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The suspect in this week's racially motivated shooting rampage in Fresno shouted Friday that natural disasters will increasingly hit the United States as he was ushered into a cramped courtroom for his first appearance before a judge.

Kori Ali Muhammad, 39, was supposed to be officially informed about the first-degree murder charge he is accused of in the shooting death of an unarmed security guard.

Authorities have said he then killed three more people in the rampage, targeting white victims, before he was caught.

But the reading of the charge never happened because Muhammad had another outburst, yelling "Let black people go" and a phrase similar to "in reparations" that was not clearly enunciated.

His court appointed lawyer, Eric Christensen, then told the judge: "I believe this gentleman may not be mentally competent to proceed."

Muhammad yelled again and the judge canceled the proceedings, setting bail at $2.6 million and ordering a mental evaluation for Muhammad.

Police have said Muhammad told them that learning he was wanted for the Williams' killing prompted him to try to kill as many white people as possible before he was caught.

He shot three other white men at random Tuesday, police said, including a Pacific Gas & Electric utility worker sitting in a truck and two men who had come out of a Catholic Charities building.


A Poor Guide for Trump's High Court Choices

  Legal Podcast  -   POSTED: 2016/11/26 16:58

To the chagrin of the vast majority of professors of constitutional law, President-elect Donald Trump has promised to appoint judges to the Supreme Court and throughout the federal judiciary who believe that the Constitution’s original meaning provides authoritative guidance in resolving cases and controversies.

Trump said that his kind of judges would uphold the Second Amendment right of individuals to own firearms, and would overturn Roe v. Wade. That, he emphasized on CBS’s “60 Minutes,” would return the question of abortion to the states—which, given public opinion data, would likely leave abortion legal in most of the country.

Hillary Clinton hoped as president to pursue a markedly different course. In the third presidential debate, she had little to say about the Constitution. But she did signal agreement with President Obama that “empathy” is the leading judicial virtue, stating her plan to “appoint Supreme Court justices who understand the way the world really works, who have real-life experience.”

Like Obama, Clinton assumes that the exercise of empathy from the bench yields progressive results. Her justices, she declared, would reverse Citizens United so that the government could lawfully regulate independent political spending by for-profit corporations, while also protecting voting rights, abortion, and same-sex marriage. To the delight of the vast majority of the nation’s law professors, Clinton indicated that she believes in a “living” Constitution—one that evolves to accommodate progressive policy preferences.


A Lexington man's conviction for violating the city's ban on begging has reached the Kentucky Supreme Court, which heard arguments in the case Friday.

Police cited Dennis Champion, who was holding a homemade sign asking for money, for violating Lexington's panhandling ordinance during the holiday season in 2014.

Champion's attorney, Linda Horsman, argued that the ordinance violates her client's free-speech rights. She said the ordinance singles out beggars, while people standing along roadways soliciting for charitable organizations are spared from citation.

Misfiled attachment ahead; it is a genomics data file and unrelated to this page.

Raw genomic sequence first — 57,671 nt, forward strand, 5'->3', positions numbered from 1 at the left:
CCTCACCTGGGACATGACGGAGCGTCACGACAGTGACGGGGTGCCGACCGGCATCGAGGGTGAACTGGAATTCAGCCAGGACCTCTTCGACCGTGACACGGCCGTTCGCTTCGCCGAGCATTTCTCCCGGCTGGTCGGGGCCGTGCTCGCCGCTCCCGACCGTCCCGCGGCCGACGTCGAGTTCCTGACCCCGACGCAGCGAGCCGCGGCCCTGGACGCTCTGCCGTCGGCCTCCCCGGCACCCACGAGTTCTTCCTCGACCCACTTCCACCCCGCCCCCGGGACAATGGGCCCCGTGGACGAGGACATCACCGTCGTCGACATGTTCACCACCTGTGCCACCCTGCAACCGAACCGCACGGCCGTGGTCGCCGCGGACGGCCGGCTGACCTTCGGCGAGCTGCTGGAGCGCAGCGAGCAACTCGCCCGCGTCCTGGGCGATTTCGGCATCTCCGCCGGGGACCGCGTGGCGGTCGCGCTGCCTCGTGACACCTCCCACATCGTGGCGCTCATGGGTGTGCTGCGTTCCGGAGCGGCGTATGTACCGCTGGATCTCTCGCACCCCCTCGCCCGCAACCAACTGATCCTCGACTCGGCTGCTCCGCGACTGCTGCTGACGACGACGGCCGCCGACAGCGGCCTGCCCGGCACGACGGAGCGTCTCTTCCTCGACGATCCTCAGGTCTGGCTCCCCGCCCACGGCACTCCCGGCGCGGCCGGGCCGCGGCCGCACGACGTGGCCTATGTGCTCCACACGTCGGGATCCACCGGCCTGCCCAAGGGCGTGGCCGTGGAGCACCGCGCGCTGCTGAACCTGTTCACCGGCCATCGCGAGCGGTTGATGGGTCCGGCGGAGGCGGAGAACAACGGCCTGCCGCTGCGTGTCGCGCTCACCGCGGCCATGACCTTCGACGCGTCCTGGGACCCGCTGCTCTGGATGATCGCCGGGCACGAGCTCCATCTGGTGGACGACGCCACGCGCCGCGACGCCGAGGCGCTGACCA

Assistant Fayette County Attorney Jason Rothrock said the ordinance was aimed at protecting the safety of motorists and panhandlers and ensuring the efficient flow of traffic.

A day before the state's high court heard the Lexington case, Louisville's panhandling law was struck down by a district judge.


A federal appeals court on Tuesday dealt another defeat to New Jersey's yearslong attempt to legalize sports betting, setting aside the state's challenge to a federal betting ban.

The 3rd U.S. Circuit Court of Appeals ruling invalidated a law passed by New Jersey in 2014 that would have allowed sports betting at casinos and racetracks. The court found New Jersey's law repealing prohibitions against sports gambling violated the 1992 Professional and Amateur Sports Protection Act, which forbids state-authorized sports gambling.

"Because PASPA, by its terms, prohibits states from authorizing by law sports gambling, and because the 2014 law does exactly that, the 2014 law violates federal law," the court wrote.

Currently, only Nevada offers legal sports betting on individual games. Delaware offers multigame parlay betting in which players must pick several games correctly to win. Both were given exemptions when PASPA was passed.

New Jersey Gov. Chris Christie and supporters in the state Legislature have sought to legalize sports gambling to help prop up the struggling casino and horse racing industries. It's estimated up to hundreds of billions of dollars are bet illegally on sports every year in the U.S.

Monmouth Park, in Oceanport on New Jersey's coast, is the only venue currently set up to offer sports gambling, if it were legalized.

The dispute has a lengthy legal history. New Jersey voters approved legal sports gambling in 2011, but the four major professional sports leagues and the NCAA sued the state the following year. The leagues claimed the expansion of betting to New Jersey would damage the integrity of their games and lead to more game-fixing.

Sports betting supporters have called the leagues' stance hypocritical, saying the leagues condone and profit from sports fantasy leagues in which participants assemble rosters of players from different teams and compete against others.



The state Supreme Court delivered a victory Thursday to Republican Gov. Chris Christie and ruled the state does not owe public pensioners cost-of-living payments suspended under a 2011 law.
 
The ruling effectively keeps the state from having its unfunded liability, which is about $80 billion under new accounting rules, increased by about $17.5 billion. It's the second significant victory for Christie over public unions on the pension issue. Moody's credit rating agency said the ruling eliminated a major fiscal threat to the state.